Wednesday, January 26, 2011

1/26 Bartok and Rachmaninoff play Beethoven

Bela Bartok
Besides being one of the greatest composers of the 20th Century (and a heck of a musicologist as well), Bela Bartok was also known to tinkle the ivories with his friend Joe Szigeti.  Szigeti was no stranger to Beethoven's music, and here we find a fascinating look at how one of the greatest modern composers of the last century interpreted our favorite piano virtuoso.

Violin Sonata No.9 in A, Op.47 'Kreutzer' (1803)
Piano: Bela Bartok
Violin: Joseph Szigeti
Live, 1940


Sergei Rachmaninoff
Speaking of piano virtuosos, some say Sergei Rachmaninoff was the greatest pianist who ever lived (he also composed a few good tunes as well). Fortunately he was also a big Beethoven fan and recorded a few sides:

32 Variations (in C minor) on an Original Theme WoO.80 (1806)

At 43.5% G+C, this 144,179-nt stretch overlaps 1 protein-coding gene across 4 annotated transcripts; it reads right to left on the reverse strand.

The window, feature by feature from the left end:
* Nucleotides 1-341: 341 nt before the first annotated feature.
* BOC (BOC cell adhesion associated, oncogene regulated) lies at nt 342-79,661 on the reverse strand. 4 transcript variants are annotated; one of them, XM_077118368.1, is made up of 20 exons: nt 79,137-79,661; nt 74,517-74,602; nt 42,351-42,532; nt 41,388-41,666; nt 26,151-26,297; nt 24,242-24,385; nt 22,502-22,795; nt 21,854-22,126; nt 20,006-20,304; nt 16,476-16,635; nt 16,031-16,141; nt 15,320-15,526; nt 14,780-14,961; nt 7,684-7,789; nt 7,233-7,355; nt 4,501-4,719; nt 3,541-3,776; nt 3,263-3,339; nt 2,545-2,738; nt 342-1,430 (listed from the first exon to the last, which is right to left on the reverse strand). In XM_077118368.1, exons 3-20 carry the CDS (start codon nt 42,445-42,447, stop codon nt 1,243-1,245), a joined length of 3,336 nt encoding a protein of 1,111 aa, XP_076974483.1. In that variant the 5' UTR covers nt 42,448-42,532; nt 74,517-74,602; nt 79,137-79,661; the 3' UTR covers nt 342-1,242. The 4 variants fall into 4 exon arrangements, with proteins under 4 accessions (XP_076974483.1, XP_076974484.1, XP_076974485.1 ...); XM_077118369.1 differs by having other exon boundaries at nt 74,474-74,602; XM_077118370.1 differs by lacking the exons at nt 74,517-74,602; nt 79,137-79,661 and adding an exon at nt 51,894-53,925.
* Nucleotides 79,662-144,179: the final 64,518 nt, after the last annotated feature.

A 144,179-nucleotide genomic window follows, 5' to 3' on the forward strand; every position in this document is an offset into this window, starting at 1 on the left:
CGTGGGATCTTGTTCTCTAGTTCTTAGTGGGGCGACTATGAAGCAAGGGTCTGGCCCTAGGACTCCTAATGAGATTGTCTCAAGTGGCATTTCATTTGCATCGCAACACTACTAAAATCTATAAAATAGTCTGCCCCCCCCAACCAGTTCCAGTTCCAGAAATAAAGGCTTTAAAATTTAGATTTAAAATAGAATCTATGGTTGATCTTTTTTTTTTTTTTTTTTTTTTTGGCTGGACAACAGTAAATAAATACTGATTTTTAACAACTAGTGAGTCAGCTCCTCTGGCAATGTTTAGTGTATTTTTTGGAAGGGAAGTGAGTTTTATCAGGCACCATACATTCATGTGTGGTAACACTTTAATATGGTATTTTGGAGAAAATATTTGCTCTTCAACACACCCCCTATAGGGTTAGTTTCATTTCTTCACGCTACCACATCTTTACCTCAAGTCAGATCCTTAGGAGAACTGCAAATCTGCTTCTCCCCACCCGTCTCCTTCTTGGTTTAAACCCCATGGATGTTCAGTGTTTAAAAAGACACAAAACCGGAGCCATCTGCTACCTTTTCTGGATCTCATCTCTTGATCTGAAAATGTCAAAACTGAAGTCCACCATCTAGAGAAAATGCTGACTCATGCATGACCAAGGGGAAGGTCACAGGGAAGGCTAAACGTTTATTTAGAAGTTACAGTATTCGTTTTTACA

Turkish March in B flat from The Ruins of Athens Op. 113 (Anton Rubinstein Arr.)
Piano: Sergei Rachmaninoff

Both Bartok and Rachmaninoff are fine composers as well as pianists, and it's well worth checking out the music of these young upstarts...
Bela Bartok Wiki
Sergei Rachmaninoff Wiki

I should probably add a mention to Dmitry Shostakovich's "Sonata for viola and piano, op.147" and the 3rd Movement:  "In Memory of the Great Beethoven: Adagio".
Not a Beethoven work obviously, but apparently he references the Moonlight Sonata in it.
Did "Shosty" play the Grosse Fuge to relax after work?

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